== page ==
Automated Synthesis and Initial Evaluation of (4′-Amino-5′,8′-difluoro-1′ H-spiro[piperidine-4,2′-quinazolin]-1-yl)(4-[18F]fluorophenyl)methanone for PET/MR Imaging of Inducible Nitric Oxide Synthase

Skye Hsin Hsien Yeh, Wen Sheng Huang, Chuang Hsin Chiu, Chuan Lin Chen, Hui Ting Chen, Dae Yoon Chi, Zhengxing Ge, Tsung Hsun Yu, Pao Yeh Wang, Yu Yeh Kuo, Chun Tse Hung, Geng Ying Li, Chi Wei Chang*

*Corresponding author for this work

Research output: Contribution to journalArticlepeer-review

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Abstract

Background. Inducible nitric oxide synthase (iNOS) plays a crucial role in neuroinflammation, especially microglial activity, and may potentially represent a useful biomarker of neuroinflammation. In this study, we carefully defined a strategic plan to develop iNOS-targeted molecular PET imaging using (4′-amino-5′,8′-difluoro-1′H-spiro[piperidine-4,2′-quinazolin]-1-yl)(4-fluorophenyl)methanone ([18F]FBAT) as a tracer in a mouse model of lipopolysaccharide-(LPS-) induced brain inflammation. Methods. An in vitro model, murine microglial BV2 cell line, was used to assess the uptake of [18F]FBAT in response to iNOS induction at the cellular level. In vivo whole-body dynamic PET/MR imaging was acquired in LPS-treated (5 mg/kg) and control mice. Standard uptake value (SUV), total volume of distribution (Vt), and area under the curve (AUC) based on the [18F]FBAT PET signals were determined. The expression of iNOS was confirmed by immunohistochemistry (IHC) of brain tissues. Results. At the end of synthesis, the yield of [18F]FBAT was 2.2-3.1% (EOS), radiochemical purity was >99%, and molar radioactivity was 125-137 GBq/μmol. In vitro, [18F]FBAT rapidly and progressively accumulated in murine microglial BV2 cells exposed to LPS; however, [18F]FBAT accumulation was inhibited by aminoguanidine, a selective iNOS inhibitor. In vivo biodistribution studies of [18F]FBAT showed a significant increase in the liver and kidney on LPS-treated mice. At 3 h postinjection of LPS, in vivo, the [18F]FBAT accumulation ratios at 30 min post intravenous (i.v.) radiotracer injection for the whole brain, cortex, cerebellum, and brainstem were 2.16±0.18, 1.53±0.25, 1.41±0.21, and 1.90±0.12, respectively, compared to those of mice not injected with LPS. The mean area under the curve (AUC0-30min), total volume of distribution (Vt, mL/cm3), and Ki (influx rate) of [18F]FBAT were 1.9±0.21-and 1.4±0.22-fold higher in the 3 h LPS group, respectively, than in the control group. In the pharmacokinetic two-compartment model, the whole brain Ki of [18F]FBAT was significantly higher in mice injected with LPS compared to the control group. Aminoguanidine, selective iNOS inhibitor, pretreatment significantly reduced the AUC0-30min and Vt values in LPS-induced mice. Quantitative analysis of immunohistochemically stained brain sections confirmed iNOS was preferentially upregulated in the cerebellum and cortex of mice injected with LPS. Conclusion. An automated robotic method was established for radiosynthesis of [18F]FBAT, and the preliminary in vitro and in vivo results demonstrated the feasibility of detecting iNOS activity/expression in LPS-treated neuroinflammation by noninvasive imaging with [18F]FBAT PET/MRI.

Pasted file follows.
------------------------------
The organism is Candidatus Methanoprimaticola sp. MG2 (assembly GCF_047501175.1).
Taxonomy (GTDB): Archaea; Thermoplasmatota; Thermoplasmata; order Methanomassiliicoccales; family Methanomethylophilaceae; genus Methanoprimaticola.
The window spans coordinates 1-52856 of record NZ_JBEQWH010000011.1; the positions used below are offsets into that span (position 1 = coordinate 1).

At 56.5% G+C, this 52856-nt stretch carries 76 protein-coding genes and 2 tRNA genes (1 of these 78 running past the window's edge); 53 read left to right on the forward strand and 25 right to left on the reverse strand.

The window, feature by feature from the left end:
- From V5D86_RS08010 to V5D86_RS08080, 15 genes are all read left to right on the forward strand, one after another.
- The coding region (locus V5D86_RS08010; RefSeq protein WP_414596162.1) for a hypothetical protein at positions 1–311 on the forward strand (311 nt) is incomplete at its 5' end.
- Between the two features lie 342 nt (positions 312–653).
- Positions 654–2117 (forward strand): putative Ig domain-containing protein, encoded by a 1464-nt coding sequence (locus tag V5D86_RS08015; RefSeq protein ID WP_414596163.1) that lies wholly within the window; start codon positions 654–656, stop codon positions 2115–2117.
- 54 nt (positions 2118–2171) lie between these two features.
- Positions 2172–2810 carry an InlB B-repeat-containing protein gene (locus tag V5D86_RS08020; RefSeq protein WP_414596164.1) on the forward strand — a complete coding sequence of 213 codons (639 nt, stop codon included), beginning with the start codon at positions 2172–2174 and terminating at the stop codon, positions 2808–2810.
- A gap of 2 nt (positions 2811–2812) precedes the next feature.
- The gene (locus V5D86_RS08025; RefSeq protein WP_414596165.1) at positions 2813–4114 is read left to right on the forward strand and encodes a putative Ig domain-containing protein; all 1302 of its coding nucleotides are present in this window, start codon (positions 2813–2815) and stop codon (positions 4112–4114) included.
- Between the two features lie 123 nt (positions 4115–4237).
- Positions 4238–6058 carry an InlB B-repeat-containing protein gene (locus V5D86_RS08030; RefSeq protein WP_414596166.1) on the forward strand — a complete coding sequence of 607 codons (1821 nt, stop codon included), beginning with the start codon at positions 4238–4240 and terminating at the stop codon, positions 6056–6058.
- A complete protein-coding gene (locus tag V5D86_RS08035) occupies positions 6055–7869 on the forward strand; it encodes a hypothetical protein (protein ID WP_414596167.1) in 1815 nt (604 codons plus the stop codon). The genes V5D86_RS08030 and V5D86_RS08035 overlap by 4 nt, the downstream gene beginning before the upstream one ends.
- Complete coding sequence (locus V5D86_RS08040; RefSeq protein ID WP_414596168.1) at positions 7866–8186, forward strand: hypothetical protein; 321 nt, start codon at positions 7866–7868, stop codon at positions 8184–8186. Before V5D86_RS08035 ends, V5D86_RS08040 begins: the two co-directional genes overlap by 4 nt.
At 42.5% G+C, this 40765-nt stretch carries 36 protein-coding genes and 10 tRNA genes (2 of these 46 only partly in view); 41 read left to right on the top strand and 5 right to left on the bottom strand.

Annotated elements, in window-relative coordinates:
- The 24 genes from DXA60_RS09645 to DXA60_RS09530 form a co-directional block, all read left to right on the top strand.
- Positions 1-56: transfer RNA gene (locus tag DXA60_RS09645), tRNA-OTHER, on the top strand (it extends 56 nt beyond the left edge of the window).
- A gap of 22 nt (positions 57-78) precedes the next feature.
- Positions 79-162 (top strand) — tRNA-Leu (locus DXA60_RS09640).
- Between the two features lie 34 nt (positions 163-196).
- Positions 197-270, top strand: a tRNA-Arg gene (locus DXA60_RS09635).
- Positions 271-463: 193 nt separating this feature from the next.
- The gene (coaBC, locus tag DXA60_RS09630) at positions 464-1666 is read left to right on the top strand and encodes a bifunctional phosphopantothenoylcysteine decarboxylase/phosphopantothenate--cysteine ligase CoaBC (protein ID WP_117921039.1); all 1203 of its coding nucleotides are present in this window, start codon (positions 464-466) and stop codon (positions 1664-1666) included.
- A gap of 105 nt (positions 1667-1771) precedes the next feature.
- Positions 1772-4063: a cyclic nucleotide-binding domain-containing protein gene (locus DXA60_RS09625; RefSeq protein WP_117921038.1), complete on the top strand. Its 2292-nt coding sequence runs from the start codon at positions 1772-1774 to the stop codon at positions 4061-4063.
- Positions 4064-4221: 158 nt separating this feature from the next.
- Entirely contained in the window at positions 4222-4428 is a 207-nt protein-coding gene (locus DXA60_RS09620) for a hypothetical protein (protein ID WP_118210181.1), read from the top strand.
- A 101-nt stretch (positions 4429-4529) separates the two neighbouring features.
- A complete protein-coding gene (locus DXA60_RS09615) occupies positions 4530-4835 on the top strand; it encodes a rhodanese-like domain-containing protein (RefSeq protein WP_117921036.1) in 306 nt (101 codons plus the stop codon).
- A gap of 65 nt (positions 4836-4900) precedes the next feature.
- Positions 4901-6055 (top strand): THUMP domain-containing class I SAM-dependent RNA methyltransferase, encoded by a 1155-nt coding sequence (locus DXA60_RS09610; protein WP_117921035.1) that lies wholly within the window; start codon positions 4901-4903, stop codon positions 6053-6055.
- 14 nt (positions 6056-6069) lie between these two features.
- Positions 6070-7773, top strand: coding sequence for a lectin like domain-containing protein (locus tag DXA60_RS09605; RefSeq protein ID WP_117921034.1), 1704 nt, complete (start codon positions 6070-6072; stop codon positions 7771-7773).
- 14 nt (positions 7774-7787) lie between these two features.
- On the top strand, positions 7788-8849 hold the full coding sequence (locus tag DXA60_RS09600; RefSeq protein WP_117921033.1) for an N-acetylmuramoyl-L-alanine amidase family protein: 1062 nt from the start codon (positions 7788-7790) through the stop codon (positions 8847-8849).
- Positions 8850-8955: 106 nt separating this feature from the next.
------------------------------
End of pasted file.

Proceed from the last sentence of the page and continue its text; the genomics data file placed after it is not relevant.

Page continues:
Original languageEnglish
Article number9996125
Number of pages20
JournalMolecular Imaging
Volume2021
DOIs
StatePublished - Jul 2021

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